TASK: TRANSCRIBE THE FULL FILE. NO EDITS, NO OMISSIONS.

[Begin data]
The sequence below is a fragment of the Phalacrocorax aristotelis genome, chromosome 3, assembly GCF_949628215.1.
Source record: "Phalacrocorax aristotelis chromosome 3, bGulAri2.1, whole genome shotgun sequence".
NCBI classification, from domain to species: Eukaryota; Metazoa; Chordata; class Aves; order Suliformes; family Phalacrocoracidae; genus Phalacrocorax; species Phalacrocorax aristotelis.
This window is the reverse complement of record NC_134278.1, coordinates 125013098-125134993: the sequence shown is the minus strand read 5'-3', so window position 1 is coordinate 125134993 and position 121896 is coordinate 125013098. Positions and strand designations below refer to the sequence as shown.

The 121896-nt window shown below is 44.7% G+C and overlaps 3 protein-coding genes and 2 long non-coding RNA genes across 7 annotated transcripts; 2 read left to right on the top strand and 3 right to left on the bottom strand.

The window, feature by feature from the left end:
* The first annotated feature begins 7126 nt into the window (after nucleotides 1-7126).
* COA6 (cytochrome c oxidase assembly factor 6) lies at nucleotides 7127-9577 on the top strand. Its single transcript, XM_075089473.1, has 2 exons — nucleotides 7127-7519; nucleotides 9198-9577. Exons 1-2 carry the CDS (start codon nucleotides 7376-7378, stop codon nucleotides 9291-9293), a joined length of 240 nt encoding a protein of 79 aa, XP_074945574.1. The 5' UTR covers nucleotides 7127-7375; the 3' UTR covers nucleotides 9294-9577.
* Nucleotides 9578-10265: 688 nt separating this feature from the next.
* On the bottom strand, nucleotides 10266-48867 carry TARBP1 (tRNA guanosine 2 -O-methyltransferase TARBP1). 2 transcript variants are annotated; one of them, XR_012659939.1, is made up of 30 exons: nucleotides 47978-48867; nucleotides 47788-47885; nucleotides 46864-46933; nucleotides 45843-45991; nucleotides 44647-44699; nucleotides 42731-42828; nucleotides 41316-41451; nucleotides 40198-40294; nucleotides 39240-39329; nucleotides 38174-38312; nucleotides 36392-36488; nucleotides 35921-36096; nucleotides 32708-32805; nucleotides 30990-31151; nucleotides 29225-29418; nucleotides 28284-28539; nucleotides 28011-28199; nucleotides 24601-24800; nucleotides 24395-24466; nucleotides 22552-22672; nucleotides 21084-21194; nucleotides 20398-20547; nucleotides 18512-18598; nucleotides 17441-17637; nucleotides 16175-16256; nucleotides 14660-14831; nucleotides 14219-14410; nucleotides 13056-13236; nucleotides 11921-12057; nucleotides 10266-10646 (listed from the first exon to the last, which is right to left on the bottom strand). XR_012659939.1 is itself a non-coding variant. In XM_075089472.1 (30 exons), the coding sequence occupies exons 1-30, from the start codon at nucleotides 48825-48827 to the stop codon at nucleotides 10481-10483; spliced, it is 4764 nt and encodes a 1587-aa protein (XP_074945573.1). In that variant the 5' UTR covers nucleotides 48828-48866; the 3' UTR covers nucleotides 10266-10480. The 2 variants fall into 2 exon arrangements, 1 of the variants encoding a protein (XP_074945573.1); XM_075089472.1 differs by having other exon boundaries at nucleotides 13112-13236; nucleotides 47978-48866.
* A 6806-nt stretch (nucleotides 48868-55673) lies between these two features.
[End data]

The sequence below is a fragment of the Phalacrocorax aristotelis genome, chromosome 3, assembly GCF_949628215.1.
Source record: "Phalacrocorax aristotelis chromosome 3, bGulAri2.1, whole genome shotgun sequence".
NCBI classification, from domain to species: Eukaryota; Metazoa; Chordata; class Aves; order Suliformes; family Phalacrocoracidae; genus Phalacrocorax; species Phalacrocorax aristotelis.
This window is the reverse complement of record NC_134278.1, coordinates 125013098-125134993: the sequence shown is the minus strand read 5'-3', so window position 1 is coordinate 125134993 and position 121896 is coordinate 125013098. Positions and strand designations below refer to the sequence as shown.

The 121896-nt window shown below is 44.7% G+C and overlaps 3 protein-coding genes and 2 long non-coding RNA genes across 7 annotated transcripts; 2 read left to right on the top strand and 3 right to left on the bottom strand.

The window, feature by feature from the left end:
* The first annotated feature begins 7126 nt into the window (after nucleotides 1-7126).
* COA6 (cytochrome c oxidase assembly factor 6) lies at nucleotides 7127-9577 on the top strand. Its single transcript, XM_075089473.1, has 2 exons — nucleotides 7127-7519; nucleotides 9198-9577. Exons 1-2 carry the CDS (start codon nucleotides 7376-7378, stop codon nucleotides 9291-9293), a joined length of 240 nt encoding a protein of 79 aa, XP_074945574.1. The 5' UTR covers nucleotides 7127-7375; the 3' UTR covers nucleotides 9294-9577.
* Nucleotides 9578-10265: 688 nt separating this feature from the next.
* On the bottom strand, nucleotides 10266-48867 carry TARBP1 (tRNA guanosine 2 -O-methyltransferase TARBP1). 2 transcript variants are annotated; one of them, XR_012659939.1, is made up of 30 exons: nucleotides 47978-48867; nucleotides 47788-47885; nucleotides 46864-46933; nucleotides 45843-45991; nucleotides 44647-44699; nucleotides 42731-42828; nucleotides 41316-41451; nucleotides 40198-40294; nucleotides 39240-39329; nucleotides 38174-38312; nucleotides 36392-36488; nucleotides 35921-36096; nucleotides 32708-32805; nucleotides 30990-31151; nucleotides 29225-29418; nucleotides 28284-28539; nucleotides 28011-28199; nucleotides 24601-24800; nucleotides 24395-24466; nucleotides 22552-22672; nucleotides 21084-21194; nucleotides 20398-20547; nucleotides 18512-18598; nucleotides 17441-17637; nucleotides 16175-16256; nucleotides 14660-14831; nucleotides 14219-14410; nucleotides 13056-13236; nucleotides 11921-12057; nucleotides 10266-10646 (listed from the first exon to the last, which is right to left on the bottom strand). XR_012659939.1 is itself a non-coding variant. In XM_075089472.1 (30 exons), the coding sequence occupies exons 1-30, from the start codon at nucleotides 48825-48827 to the stop codon at nucleotides 10481-10483; spliced, it is 4764 nt and encodes a 1587-aa protein (XP_074945573.1). In that variant the 5' UTR covers nucleotides 48828-48866; the 3' UTR covers nucleotides 10266-10480. The 2 variants fall into 2 exon arrangements, 1 of the variants encoding a protein (XP_074945573.1); XM_075089472.1 differs by having other exon boundaries at nucleotides 13112-13236; nucleotides 47978-48866.
* A 6806-nt stretch (nucleotides 48868-55673) lies between these two features.